The Benefits of a Gluten Free Diet: Should you be Gluten Free?
Oprah brought gluten to our national attention in 2008 during her 21 day cleanse when she gave up gluten, sugar, meat, dairy and caffeine. Gluten is the protein content of wheat, barley and rye—a staple of the American diet, found in bread, pizza, pasta, beer and many processed/fast foods. If you're considering the potential benefits of a gluten free diet, you should make a well informed decision and that's why we're here.
Celiac.com tells us the symptoms of celiac disease—a.k.a. gluten intolerance—can range from mild weakness, bone pain, and aphthous stomatitis to chronic diarrhea, abdominal bloating, and progressive weight loss. A person who continues to consume gluten will increase their chances of gastrointestinal cancer by a factor of 40 to 100 times that of the normal population.
It's important to consult your doctor before you alter your diet and see if you will reap the benefits of a gluten free diet.
What causes gluten intolerance?
Now that you know what gluten intolerance is, it's important to know what causes it and according to some researchers, it may have to do with the ways wheat is processed and consumed—and the recent increase in processed foods.
Mark Hyman, M.D. makes no bones about it in his blog “Three Hidden Ways Wheat Makes You Fat”. Hyman says that the biggest problem is the wheat we eat. "This is not the wheat your great-grandmother used to bake her bread. It is Franken Wheat—a scientifically engineered food product developed in the last 50 years." He explains that the new wheat contains a super starch that is super fattening, a super gluten that is super inflammatory and a super drug that is super addictive.
Going gluten free
In another article by Dr. Hyman, “Gluten: What You Don't Know Might Kill You,” he states that “gluten sensitivity is actually an autoimmune disease that creates inflammation throughout the body with wide-ranging effects across all organ systems including your brain, heart, joints, digestive tract and more.” He believes that health problems caused by gluten sensitivity cannot be treated with better medication. He feels that they can only be resolved by eliminating 100% of the gluten from your diet.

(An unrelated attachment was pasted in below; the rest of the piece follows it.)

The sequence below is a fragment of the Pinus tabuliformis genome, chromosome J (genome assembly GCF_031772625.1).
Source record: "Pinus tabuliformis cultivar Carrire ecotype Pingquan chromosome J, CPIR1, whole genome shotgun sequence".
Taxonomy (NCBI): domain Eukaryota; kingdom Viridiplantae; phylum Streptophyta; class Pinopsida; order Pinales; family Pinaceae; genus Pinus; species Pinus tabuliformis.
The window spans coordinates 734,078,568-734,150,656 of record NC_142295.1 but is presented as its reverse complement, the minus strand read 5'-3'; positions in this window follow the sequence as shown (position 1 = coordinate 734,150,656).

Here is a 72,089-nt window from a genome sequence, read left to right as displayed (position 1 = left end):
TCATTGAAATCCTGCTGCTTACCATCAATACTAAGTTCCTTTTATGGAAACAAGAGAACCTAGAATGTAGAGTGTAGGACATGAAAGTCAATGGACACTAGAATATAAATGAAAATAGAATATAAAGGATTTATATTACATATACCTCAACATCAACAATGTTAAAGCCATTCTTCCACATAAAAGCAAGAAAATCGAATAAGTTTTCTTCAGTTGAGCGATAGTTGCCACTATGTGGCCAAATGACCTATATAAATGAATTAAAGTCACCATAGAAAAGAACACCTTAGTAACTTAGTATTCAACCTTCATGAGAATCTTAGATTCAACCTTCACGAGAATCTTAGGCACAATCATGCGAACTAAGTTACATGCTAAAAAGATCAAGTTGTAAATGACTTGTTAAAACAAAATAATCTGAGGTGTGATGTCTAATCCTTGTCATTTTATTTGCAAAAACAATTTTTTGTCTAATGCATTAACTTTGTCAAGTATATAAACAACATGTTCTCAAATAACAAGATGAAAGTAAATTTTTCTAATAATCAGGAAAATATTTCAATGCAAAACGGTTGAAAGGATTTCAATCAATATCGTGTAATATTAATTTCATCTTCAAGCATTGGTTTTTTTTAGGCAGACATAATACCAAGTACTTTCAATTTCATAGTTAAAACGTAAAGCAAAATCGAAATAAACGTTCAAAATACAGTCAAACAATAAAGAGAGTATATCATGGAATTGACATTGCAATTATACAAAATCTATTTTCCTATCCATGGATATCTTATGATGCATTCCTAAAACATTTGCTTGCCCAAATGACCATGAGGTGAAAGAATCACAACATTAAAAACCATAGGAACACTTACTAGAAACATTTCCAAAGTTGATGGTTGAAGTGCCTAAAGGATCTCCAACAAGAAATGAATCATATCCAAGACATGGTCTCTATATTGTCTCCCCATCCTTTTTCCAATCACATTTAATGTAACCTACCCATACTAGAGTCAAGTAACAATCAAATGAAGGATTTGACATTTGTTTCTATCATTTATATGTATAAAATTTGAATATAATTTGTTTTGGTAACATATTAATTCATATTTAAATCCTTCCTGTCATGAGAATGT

In that article Dr. Hyman suggests people self-test this theory by cutting ALL gluten from their diets to see how they feel and to see if they can reap the benefits of a gluten free diet. However, it's important to consult your doctor before you dramatically alter your diet.
In WebMD's article Going Gluten Free, Dr. Stefano Guandalini, M.D., director of the University of Chicago Celiac Disease Center urged individuals who thought they had gluten problems to be tested for celiac disease before starting a gluten-free diet. "We are very passionate about that. If you think you might have celiac disease, the biggest mistake is to begin a diet without being tested.” The tests are very sensitive and won't give an accurate reading if the individual has stopped eating gluten. Testing is also important for relatives, since the disease can run in families.
The benefits of gluten free from bistroMD
If your doctor says you should begin a gluten free diet, but you don't have time to shop for healthy ingredients, select healthy recipes and cook delicious gluten free meals, bistroMD offers something fast and convenient without the hassle of going to the grocery store.
We offer a diet delivery program that can help you develop healthy eating habits and lose weight. We cook with the freshest ingredients and have over 200 recipes and a customizable menu so you'll have no problem finding something delicious to satisfy your taste buds.
The best part is that it only takes a few weeks to start seeing results.
We have a men and a women’s program with the option to receive five-or-seven-days’ worth of healthy meals delivered to your door. The seven day option comes with the My Night feature, your one night to indulge and eat whatever you want.
The two programs range from $130-$160 and EATS, our essential and tasty snacks are just $1.50 per snack. Women receive two snacks per day and men receive three snacks per day.